Facebook, Android and MySpace have all been in the spotlight of late for security gaps in their sites or in their applications that allow user IDs to be sent to third parties, including advertisers. Privacy advocates and legislators alike have asked for more details on how the "leaks" happen and how they can be fixed. Facebook announced last week that it plans to encrypt user IDs to prevent inadvertent sharing.
But if what Facebook has said is true and the user IDs don't give third parties access to information users mark as private, what's the big deal?
A story published in The Wall Street Journal Monday details just one example of online profiling that access to such information can allow. It illustrates how online profiler RapLeaf gathered information on Nashua, N.H., resident Linda Twombley that is so detailed she told the WSJ:
It is like a watchdog is watching me, and it is not good.
The profile, for which RapLeaf collected data from a network of cooperating websites that require users to register with e-mail addresses to participate, correctly identified that Twombley is a conservative Republican who is interested in cooking, crafts, rural farming and wildlife, as well as correctly identifying the ranges for her age and income, among other things.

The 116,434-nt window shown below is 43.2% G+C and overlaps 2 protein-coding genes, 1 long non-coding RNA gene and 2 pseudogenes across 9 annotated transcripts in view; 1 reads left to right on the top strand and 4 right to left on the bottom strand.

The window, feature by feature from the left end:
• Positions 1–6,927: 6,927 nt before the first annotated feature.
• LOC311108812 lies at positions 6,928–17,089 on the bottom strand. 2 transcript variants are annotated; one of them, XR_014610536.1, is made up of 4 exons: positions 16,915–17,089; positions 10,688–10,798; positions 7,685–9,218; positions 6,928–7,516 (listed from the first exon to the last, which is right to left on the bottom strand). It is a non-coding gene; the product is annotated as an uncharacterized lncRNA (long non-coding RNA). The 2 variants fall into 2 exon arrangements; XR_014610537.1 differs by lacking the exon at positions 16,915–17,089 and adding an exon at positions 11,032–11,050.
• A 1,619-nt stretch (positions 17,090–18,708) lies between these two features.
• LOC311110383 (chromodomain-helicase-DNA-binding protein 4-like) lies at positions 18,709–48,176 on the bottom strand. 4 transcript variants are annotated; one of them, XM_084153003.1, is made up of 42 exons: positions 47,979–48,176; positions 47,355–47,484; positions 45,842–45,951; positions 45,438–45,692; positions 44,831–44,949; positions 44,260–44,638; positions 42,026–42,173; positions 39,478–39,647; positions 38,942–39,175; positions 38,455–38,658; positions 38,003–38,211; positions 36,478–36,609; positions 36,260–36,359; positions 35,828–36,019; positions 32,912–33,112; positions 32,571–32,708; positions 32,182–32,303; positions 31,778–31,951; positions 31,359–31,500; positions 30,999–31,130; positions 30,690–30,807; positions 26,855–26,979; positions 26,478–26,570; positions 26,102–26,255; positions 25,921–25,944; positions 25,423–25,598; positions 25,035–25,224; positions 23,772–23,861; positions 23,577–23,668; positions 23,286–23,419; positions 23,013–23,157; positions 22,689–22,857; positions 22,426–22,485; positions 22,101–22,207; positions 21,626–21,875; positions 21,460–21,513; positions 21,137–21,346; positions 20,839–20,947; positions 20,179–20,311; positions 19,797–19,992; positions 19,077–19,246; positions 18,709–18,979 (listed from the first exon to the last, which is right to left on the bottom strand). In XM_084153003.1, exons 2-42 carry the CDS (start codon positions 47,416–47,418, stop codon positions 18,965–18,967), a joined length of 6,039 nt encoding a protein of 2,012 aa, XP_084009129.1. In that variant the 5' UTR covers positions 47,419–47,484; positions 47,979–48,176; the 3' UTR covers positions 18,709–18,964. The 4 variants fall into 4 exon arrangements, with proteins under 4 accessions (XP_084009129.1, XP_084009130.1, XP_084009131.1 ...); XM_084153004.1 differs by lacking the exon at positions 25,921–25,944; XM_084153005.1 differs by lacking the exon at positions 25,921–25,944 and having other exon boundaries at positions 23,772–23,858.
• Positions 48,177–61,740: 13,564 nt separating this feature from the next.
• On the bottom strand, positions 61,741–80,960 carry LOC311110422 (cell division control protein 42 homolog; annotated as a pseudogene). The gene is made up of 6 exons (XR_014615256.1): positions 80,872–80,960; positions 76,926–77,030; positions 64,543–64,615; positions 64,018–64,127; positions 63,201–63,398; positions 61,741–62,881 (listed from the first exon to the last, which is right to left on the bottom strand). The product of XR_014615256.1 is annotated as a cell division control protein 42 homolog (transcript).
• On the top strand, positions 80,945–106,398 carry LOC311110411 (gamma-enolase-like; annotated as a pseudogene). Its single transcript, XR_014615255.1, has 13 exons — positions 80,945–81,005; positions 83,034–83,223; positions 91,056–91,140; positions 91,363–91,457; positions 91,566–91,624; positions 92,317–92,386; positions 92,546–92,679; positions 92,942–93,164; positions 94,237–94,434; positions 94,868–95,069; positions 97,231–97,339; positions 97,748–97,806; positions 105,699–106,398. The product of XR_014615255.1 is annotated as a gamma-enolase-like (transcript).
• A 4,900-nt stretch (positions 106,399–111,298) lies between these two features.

For her part, Twombley says she's restricted cookies on her browser and stopped using Facebook applications that shared the information. Even though RapLeaf and other online profilers strip consumer names and e-mail addresses from the information they collect, the fact remains that if enough information about a consumer can be found online, it will eventually be connected in such a way as to identify that consumer.
The more time passes, the more online privacy really does become a myth.